The cop aspect goes hand in hand with the fact that Danny Lee directs but he has sincerity in mind, even if the screenplay isn't shock full of any surprises. Expectedly we get a fairly sizeable chunk of non-plot driven skits and the package is more forced than truly affecting. Still, you can't go all out wrong when you provide amusement coupled with some nice back and forth banter between the leading men. Peter Yang, Shing Fui-On and Billy Lau appear as well.

Cop Image (1994) Directed by: Herman Yau

Traffic cop Wong (Anthony Wong) dreams of being the cool supercop and gets his chance after a night of drinking with cop and childhood friend Johnny (Bowie Lam). Johnny is mysteriously gone the next day, leaving only his cell phone behind and it immediately starts ringing. It seems Johnny is connected to a recent robbery by Mainlanders and Wong, having acquired skills in investigating, uses his time off to pose as a cop and crack the case. He tracks down Johnny's girlfriend Linda (Linda Wong) and the triad Dee (Andy Hui) becomes his informer in the quest to solve the mystery that is Johnny...

Herman Yau offers up no surprising developments as a director through this action-comedy but again proves that he has an ability to make Anthony Wong blossom under his direction. Wong has also stated that working with Yau has generated some of his own personal favourite films (Taxi Hunter being one). He's a riot as the very skilled, in theory, action hero but real life tends to be different from the movies, leading to some very fun action sequences where heroic moves just don't go down as well compared to when Chow Yun-Fat performs them. The movie references throughout can get a little tiring but mostly Yau creates an amusing aura in Cop Image that entertains in a very solid way. Also with Lau Kong and Herman Yau himself appears briefly in the disco scene.

Cops And Robbers (1979) Directed by: Alex Cheung

Alex Cheung (Danger Has Two Faces) logged an incredible and harrowing debut here with the 1979 production Cops And Robbers. Opening in a light hearted manner with kids playing the famed game that easily turns sour sets the stage for a story that completely corresponds with the English title of the film. Cheung, who also co-wrote, is clever in his execution of cop types (Wong Chung's character is the Dirty Harry of the force for instance) and gives the film not only a gritty look but a realistic view of police procedure. The job can include much laughter, humanism but coincidence changes moods and these cops are well-trained enough to snap into the correct one. Fans of Milkyway's movies should definitely get vibes of Patrick Yau's Expect The Unexpected.

As the sole robber remains on the lose, Cheung's social commentary about lack of faith in the law and cops in the eyes of the Hong Kong citizen gets injected, even cleverly so through the use of a Master Q comic strip. Cheung's points are well-made due to them never stopping the film dead to preach and it's equally powerful of him to insert his points through the often shocking violence. The film follows a formula for much of its running time but by favoring a portrayal of humanism and chance, the events take on extra tension and unpredictability. It's cinema at its very best and Cheung gives us answers we can identity with through the various performers pitch perfect embodying of their particular type. Biggest kudos goes out to Wong Chung's commanding presence, Cheung Kwok-Keung as the timid, rookie cop and last but not least, the triumph/misstep in Cheung's framework, Hui Bing-Sam. It's a misstep in a sense that the major nut job he plays goes overly cartoonish ways but at the same time overpowering all that is a superbly frightening aura brought out by Hui. Cops And Robbers may look and feel dirty for no apparent special reason but behind it is a smart storyteller who overcomes etched in stone conventions to deliver fresh and felt cinema. The film also stars Kam Hing Yin, Chan Chik-Waai, Phillip Chan and composer Teddy Robin appears briefly.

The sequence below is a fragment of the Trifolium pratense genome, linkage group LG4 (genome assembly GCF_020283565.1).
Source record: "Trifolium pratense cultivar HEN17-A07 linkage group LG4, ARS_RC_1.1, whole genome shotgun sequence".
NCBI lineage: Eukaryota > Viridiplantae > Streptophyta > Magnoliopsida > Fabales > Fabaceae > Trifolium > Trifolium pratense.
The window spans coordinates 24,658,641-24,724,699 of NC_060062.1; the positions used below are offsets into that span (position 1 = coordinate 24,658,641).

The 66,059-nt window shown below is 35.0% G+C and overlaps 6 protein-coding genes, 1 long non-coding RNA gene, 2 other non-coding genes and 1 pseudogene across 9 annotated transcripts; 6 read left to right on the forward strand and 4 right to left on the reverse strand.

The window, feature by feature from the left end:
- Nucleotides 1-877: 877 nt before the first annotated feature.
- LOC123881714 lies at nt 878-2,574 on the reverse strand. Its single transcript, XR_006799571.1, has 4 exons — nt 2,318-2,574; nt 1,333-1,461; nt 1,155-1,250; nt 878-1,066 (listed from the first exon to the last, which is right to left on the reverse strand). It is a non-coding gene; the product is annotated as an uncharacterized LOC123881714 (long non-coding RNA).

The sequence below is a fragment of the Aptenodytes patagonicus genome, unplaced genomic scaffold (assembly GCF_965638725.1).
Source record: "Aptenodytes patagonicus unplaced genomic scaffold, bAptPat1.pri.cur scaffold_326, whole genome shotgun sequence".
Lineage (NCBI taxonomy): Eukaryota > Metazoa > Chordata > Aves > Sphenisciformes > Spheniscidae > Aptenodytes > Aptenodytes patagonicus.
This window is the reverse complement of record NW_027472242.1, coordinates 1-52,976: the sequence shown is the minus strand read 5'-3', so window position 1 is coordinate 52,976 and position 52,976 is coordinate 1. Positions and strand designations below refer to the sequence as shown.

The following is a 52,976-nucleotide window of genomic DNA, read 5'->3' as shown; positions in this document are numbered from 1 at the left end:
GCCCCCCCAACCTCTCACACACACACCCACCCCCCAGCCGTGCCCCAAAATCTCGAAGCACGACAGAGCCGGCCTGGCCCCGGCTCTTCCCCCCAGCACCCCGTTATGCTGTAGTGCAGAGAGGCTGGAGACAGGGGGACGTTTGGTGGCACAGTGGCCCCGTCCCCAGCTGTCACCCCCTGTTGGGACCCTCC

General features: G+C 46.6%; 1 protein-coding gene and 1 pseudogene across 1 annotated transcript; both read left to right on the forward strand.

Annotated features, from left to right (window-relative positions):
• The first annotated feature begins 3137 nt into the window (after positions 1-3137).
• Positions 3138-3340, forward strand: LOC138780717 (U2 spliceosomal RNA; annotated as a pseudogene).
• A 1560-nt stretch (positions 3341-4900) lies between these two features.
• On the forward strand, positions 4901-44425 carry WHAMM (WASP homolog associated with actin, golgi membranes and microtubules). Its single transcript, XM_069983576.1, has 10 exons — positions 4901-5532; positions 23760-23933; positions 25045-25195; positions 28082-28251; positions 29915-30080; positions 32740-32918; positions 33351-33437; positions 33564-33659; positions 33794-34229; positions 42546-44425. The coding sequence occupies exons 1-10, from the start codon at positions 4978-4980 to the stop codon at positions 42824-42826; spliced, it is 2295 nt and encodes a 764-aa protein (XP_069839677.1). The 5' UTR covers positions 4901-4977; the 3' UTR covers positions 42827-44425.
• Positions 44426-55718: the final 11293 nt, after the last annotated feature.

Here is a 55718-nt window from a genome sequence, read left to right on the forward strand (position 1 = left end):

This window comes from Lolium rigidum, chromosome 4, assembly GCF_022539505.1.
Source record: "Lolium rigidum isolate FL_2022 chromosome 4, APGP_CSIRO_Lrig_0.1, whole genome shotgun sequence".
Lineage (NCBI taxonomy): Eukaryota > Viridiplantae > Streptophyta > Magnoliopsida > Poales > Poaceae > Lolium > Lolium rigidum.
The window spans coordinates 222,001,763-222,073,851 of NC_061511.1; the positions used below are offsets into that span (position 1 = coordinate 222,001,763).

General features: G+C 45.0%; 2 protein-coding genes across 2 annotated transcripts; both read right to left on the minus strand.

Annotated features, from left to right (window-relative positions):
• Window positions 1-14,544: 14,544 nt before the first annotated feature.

Corpse Mania (1981) Directed by: Kuei Chih-Hung

Knowing Kuei Chih-Hung's The Killer Snakes, it's no surprise his graphic murder mystery Corpse Mania strikes a high note visually. Not as demented as the title suggests, Kuei enlists cinematographer Li Hsin Yeh in order to realize his visions of colour, smoke and movement. Li responds and creates excellent atmosphere that will trigger the agreeable center of the brain with giallo and Dario Argento fans. Story-wise, the film lacks truly surprising twists but there's enough injected for the atmosphere to dominate. And it should. With Tanny Tien, Tso Tat Wah and as the intuitive detective of the piece, Wong Yung.

Celestial restored the film almost all the way through (an embarrassing lengthy freeze frame suggests laziness) and deemed it worthy of vcd only status only.